China bans films from Taiwan ‘Oscars’

BEIJING: China says it is banning Chinese movies and actors from participating in Taiwan’s Golden Horse Awards, one of the Asian film industry’s most prestigious honours, as Beijing ramps up economic and political pressure on the island it claims as its own territory.

The one-sentence announcement yesterday on the microblog of China Film News, a newspaper affiliated with the government film regulator, gave no reason for the suspension, but it comes amid tensions over Taiwan’s refusal to recognise being part of Chinese territory to eventually be brought under Beijing’s rule.

Even without the ban, Chinese artists might have found it difficult to make it to the Nov 23 ceremony.

Beijing has issued a ban on solo travel to the island starting Sept 1 as part of measures to inflict an economic cost for its failure to obey.

Chinese participation was already in doubt following last year’s ceremony, which was marked by Chinese displeasure over remarks in an acceptance speech by documentary director Fu Yue calling on the world to recognise Taiwan as an independent country, something only a handful of nations currently do.Chinese participants refused to appear on stage, made pointed remarks about Taiwan and China being members of the same family and then declined to attend the banquet reception following the show.

Asked about the announcement, the organising committee said it was disappointed but the ceremony would go on as scheduled.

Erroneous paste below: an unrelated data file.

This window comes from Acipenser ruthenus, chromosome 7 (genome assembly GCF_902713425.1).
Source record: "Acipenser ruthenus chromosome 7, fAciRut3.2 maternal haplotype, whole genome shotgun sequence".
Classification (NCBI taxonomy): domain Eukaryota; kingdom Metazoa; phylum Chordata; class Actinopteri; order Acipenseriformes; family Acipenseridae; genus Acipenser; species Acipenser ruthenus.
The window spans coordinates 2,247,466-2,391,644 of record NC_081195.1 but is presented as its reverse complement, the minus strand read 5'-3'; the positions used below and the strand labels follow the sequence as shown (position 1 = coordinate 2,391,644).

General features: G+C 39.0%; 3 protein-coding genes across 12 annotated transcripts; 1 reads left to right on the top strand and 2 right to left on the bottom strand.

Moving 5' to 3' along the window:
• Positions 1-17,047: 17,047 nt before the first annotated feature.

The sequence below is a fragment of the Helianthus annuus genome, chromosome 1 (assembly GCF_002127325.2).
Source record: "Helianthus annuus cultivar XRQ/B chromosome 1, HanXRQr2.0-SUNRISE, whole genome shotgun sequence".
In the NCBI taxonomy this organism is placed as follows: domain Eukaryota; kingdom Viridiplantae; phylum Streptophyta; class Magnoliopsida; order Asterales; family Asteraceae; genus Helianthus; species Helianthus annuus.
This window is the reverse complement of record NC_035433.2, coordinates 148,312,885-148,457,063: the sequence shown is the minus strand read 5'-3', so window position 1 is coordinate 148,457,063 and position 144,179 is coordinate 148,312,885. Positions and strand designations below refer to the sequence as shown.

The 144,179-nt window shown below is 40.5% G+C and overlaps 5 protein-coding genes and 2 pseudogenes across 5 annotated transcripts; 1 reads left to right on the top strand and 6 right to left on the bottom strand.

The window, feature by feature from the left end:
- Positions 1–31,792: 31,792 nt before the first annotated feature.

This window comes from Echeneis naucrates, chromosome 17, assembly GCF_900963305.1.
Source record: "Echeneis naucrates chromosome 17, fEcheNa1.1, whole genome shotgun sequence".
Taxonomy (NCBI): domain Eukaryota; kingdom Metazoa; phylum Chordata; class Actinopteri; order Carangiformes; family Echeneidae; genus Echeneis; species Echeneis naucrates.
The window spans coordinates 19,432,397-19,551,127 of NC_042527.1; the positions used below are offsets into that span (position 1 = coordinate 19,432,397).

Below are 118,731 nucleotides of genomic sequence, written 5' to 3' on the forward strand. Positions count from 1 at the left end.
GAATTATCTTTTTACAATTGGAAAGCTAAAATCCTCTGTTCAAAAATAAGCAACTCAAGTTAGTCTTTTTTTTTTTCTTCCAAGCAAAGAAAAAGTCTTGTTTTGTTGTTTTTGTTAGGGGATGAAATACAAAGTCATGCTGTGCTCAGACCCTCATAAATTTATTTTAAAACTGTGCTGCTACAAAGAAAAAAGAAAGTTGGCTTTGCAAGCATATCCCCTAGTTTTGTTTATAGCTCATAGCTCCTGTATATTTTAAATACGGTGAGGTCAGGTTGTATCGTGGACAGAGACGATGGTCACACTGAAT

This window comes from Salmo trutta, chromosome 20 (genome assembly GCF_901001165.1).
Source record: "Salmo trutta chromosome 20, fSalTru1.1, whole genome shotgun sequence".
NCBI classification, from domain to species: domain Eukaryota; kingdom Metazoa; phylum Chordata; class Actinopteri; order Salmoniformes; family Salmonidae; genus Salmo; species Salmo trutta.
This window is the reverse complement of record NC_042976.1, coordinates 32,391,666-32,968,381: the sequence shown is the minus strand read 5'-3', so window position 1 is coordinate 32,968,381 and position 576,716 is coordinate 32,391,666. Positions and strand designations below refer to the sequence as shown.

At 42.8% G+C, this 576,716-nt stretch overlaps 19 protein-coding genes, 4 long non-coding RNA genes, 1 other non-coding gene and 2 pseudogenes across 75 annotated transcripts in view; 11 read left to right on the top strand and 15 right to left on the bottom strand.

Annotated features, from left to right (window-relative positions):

“The committee regrets to be informed of the news, if it is confirmed,” it said.

“The jury process of the Golden Horse Awards will continue as planned and all Golden Horse events will take place as usual.”

Chinese entrants have been big winners at the show since they were first invited to attend in 1996, with China’s Xu Zheng winning best actor last year for his work in Dying to Survive.

Taiwan’s Central News Agency said the festival was still in the process of choosing films and it wasn’t immediately clear if any from China had already been withdrawn.

Presidential office spokesman Ernesto Ting Yun-kung said China’s move “not only harmed exceptional members of the Chinese film industry, but also positive exchanges between the sides”.

“Culture has no borders and art especially should not face political barriers.

“No matter what the reason, it’s not a smart move to prevent those in arts and culture from participating in this sort of film industry event that encourages free creation and welcomes multiple viewpoints,” Ting said. — AP
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